Here are a batch of screenshots that Google posted of “Honeycomb,” the new version of its Android operating system designed for tablet computing devices.
It looks like Android 3.0 is a big step toward a PC operating system, if your next PC will be a tablet.
The first Honeycomb tablet to go on sale will be the Motorola Xoom, which was unveiled at CES and will be available in late February. It has a 10.1-inch diagonal touchscreen, dual-core Nvidia Tegra processor and a camera that takes 5 megapixel stills and 720p video.
By summer there should be all sorts of Honeycomb tablets fighting for shelf space at wireless stores with the new iPad, Windows 7 tablets and Hewlett Packard’s Topaz WebOS device.
Google’s Honeycomb screenshots show new features of the system, but device makers may customize things so the final product may look different. The screenshots were released with a developer preview and tools released Wednesday.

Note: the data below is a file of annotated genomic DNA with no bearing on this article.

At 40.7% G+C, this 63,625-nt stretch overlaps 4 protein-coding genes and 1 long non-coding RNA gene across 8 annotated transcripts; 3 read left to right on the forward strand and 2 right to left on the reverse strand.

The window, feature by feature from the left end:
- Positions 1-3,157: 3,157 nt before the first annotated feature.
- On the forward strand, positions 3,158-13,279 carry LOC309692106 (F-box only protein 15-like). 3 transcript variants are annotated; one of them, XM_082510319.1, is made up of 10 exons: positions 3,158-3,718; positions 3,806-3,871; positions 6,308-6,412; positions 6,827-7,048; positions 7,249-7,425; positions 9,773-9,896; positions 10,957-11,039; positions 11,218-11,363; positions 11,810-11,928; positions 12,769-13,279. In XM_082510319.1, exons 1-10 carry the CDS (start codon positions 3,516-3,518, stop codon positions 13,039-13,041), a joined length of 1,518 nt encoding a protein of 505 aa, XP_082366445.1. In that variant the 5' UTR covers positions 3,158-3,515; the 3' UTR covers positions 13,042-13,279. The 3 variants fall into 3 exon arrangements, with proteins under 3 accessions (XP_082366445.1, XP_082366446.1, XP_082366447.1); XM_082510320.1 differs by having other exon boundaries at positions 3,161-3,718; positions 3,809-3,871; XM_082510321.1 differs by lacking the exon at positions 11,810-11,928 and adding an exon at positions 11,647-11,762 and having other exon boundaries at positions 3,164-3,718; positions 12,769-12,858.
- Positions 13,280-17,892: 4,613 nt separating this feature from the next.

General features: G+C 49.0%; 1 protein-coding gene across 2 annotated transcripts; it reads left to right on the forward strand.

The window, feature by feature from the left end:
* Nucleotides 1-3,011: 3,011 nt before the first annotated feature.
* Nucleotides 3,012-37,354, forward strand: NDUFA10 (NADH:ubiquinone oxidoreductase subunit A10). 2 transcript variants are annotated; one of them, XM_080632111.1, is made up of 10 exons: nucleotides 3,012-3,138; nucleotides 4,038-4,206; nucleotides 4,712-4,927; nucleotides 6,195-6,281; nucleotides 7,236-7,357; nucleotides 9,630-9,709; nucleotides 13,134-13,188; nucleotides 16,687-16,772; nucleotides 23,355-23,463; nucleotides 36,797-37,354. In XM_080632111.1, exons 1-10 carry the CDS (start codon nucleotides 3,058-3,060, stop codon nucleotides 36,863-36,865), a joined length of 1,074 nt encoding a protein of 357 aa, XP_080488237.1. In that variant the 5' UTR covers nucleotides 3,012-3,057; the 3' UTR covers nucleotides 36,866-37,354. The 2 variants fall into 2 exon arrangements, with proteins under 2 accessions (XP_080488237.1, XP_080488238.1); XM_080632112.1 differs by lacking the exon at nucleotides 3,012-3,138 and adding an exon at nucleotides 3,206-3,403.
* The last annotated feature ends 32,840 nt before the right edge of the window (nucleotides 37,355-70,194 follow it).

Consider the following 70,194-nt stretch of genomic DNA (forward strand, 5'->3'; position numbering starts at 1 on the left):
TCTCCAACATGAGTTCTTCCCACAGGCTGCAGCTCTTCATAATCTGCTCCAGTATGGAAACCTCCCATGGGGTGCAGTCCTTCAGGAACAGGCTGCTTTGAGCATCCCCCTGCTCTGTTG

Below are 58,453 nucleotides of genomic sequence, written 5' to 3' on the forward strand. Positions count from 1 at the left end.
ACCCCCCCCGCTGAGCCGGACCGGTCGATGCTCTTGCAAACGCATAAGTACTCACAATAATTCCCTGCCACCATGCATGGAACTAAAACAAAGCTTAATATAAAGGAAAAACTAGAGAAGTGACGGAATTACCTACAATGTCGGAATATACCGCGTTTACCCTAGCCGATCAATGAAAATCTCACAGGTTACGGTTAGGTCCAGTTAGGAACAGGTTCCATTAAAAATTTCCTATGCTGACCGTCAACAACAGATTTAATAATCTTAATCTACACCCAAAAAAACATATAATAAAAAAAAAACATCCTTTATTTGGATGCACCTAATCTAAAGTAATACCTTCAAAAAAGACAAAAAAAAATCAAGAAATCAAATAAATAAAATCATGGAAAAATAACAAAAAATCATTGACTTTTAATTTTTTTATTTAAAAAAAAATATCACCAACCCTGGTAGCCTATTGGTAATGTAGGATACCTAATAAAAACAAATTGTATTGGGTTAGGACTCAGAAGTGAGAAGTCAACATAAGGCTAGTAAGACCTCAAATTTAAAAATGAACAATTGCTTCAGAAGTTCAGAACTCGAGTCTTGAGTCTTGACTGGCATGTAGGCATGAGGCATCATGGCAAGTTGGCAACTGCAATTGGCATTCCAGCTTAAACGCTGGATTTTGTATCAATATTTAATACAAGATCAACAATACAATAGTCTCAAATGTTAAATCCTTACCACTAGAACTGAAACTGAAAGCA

Here is the new user interface designed especially for tablets:
The new tabbed browser, with improved zooming and a log-in feature to automatically sign into Google sites and sync bookmarks with Google’s Chrome browser:
New camera controls; there’s also a “gallery” application for viewing albums:
Developers can build better home screen widgets, with tools for flipping through 3D stacks of content, and touch gestures to scroll and flip through content:
Google redesigned the Android keyboard for the larger screens of tablets (versus phones, which Android initially targeted). The system also lets users select words by pressing the screen, then dragging little handles (“bounding arrows”) to highlight a text block:
Here’s the Xoom image Motorola released a few weeks ago. Word on the street is that this will cost $800, without a phone plan attached:
Lastly, here’s the Google Honeycomb preview video released earlier: